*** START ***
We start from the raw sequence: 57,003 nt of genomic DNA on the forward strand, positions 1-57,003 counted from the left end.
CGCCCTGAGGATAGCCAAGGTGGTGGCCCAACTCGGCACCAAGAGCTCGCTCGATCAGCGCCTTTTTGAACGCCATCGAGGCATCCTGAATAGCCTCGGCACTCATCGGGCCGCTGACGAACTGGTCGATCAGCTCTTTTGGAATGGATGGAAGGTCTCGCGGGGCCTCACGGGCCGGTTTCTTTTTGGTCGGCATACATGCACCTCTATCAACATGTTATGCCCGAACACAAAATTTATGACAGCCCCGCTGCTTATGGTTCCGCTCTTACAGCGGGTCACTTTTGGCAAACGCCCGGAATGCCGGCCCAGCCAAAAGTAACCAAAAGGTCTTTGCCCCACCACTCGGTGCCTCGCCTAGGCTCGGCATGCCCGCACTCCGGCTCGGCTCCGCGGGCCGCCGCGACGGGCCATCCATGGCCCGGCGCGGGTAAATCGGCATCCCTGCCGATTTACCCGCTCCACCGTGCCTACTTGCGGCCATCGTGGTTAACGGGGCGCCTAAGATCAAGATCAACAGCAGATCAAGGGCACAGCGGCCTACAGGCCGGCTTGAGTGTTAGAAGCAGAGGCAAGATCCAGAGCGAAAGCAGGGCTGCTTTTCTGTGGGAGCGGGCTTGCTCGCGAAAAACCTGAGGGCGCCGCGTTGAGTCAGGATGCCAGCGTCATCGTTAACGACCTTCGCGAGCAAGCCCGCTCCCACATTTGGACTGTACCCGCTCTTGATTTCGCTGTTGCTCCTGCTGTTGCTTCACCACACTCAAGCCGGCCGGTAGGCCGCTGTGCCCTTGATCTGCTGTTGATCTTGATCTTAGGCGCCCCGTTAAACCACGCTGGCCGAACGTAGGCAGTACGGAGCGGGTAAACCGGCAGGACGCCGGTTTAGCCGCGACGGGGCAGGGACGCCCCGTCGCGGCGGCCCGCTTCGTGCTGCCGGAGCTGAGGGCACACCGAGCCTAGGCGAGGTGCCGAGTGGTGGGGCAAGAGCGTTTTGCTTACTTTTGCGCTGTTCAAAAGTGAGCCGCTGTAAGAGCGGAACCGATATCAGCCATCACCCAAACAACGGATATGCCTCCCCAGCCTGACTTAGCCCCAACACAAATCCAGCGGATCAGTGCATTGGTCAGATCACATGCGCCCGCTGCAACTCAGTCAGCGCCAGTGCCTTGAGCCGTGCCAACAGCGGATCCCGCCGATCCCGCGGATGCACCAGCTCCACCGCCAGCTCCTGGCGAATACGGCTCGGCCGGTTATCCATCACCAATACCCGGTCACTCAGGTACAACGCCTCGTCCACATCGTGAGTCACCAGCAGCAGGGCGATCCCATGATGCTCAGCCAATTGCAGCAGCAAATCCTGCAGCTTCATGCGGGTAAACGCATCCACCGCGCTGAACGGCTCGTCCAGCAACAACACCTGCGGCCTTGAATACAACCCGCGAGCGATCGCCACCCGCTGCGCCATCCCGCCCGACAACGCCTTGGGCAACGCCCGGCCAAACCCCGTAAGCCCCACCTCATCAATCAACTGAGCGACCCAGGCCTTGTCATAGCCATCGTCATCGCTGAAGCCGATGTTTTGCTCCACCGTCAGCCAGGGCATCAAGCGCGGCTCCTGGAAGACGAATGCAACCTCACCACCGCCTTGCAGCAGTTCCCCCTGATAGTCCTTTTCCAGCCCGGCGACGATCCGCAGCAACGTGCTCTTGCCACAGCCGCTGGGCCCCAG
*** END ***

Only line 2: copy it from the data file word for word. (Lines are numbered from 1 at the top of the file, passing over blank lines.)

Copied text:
CGCCCTGAGGATAGCCAAGGTGGTGGCCCAACTCGGCACCAAGAGCTCGCTCGATCAGCGCCTTTTTGAACGCCATCGAGGCATCCTGAATAGCCTCGGCACTCATCGGGCCGCTGACGAACTGGTCGATCAGCTCTTTTGGAATGGATGGAAGGTCTCGCGGGGCCTCACGGGCCGGTTTCTTTTTGGTCGGCATACATGCACCTCTATCAACATGTTATGCCCGAACACAAAATTTATGACAGCCCCGCTGCTTATGGTTCCGCTCTTACAGCGGGTCACTTTTGGCAAACGCCCGGAATGCCGGCCCAGCCAAAAGTAACCAAAAGGTCTTTGCCCCACCACTCGGTGCCTCGCCTAGGCTCGGCATGCCCGCACTCCGGCTCGGCTCCGCGGGCCGCCGCGACGGGCCATCCATGGCCCGGCGCGGGTAAATCGGCATCCCTGCCGATTTACCCGCTCCACCGTGCCTACTTGCGGCCATCGTGGTTAACGGGGCGCCTAAGATCAAGATCAACAGCAGATCAAGGGCACAGCGGCCTACAGGCCGGCTTGAGTGTTAGAAGCAGAGGCAAGATCCAGAGCGAAAGCAGGGCTGCTTTTCTGTGGGAGCGGGCTTGCTCGCGAAAAACCTGAGGGCGCCGCGTTGAGTCAGGATGCCAGCGTCATCGTTAACGACCTTCGCGAGCAAGCCCGCTCCCACATTTGGACTGTACCCGCTCTTGATTTCGCTGTTGCTCCTGCTGTTGCTTCACCACACTCAAGCCGGCCGGTAGGCCGCTGTGCCCTTGATCTGCTGTTGATCTTGATCTTAGGCGCCCCGTTAAACCACGCTGGCCGAACGTAGGCAGTACGGAGCGGGTAAACCGGCAGGACGCCGGTTTAGCCGCGACGGGGCAGGGACGCCCCGTCGCGGCGGCCCGCTTCGTGCTGCCGGAGCTGAGGGCACACCGAGCCTAGGCGAGGTGCCGAGTGGTGGGGCAAGAGCGTTTTGCTTACTTTTGCGCTGTTCAAAAGTGAGCCGCTGTAAGAGCGGAACCGATATCAGCCATCACCCAAACAACGGATATGCCTCCCCAGCCTGACTTAGCCCCAACACAAATCCAGCGGATCAGTGCATTGGTCAGATCACATGCGCCCGCTGCAACTCAGTCAGCGCCAGTGCCTTGAGCCGTGCCAACAGCGGATCCCGCCGATCCCGCGGATGCACCAGCTCCACCGCCAGCTCCTGGCGAATACGGCTCGGCCGGTTATCCATCACCAATACCCGGTCACTCAGGTACAACGCCTCGTCCACATCGTGAGTCACCAGCAGCAGGGCGATCCCATGATGCTCAGCCAATTGCAGCAGCAAATCCTGCAGCTTCATGCGGGTAAACGCATCCACCGCGCTGAACGGCTCGTCCAGCAACAACACCTGCGGCCTTGAATACAACCCGCGAGCGATCGCCACCCGCTGCGCCATCCCGCCCGACAACGCCTTGGGCAACGCCCGGCCAAACCCCGTAAGCCCCACCTCATCAATCAACTGAGCGACCCAGGCCTTGTCATAGCCATCGTCATCGCTGAAGCCGATGTTTTGCTCCACCGTCAGCCAGGGCATCAAGCGCGGCTCCTGGAAGACGAATGCAACCTCACCACCGCCTTGCAGCAGTTCCCCCTGATAGTCCTTTTCCAGCCCGGCGACGATCCGCAGCAACGTGCTCTTGCCACAGCCGCTGGGCCCCAG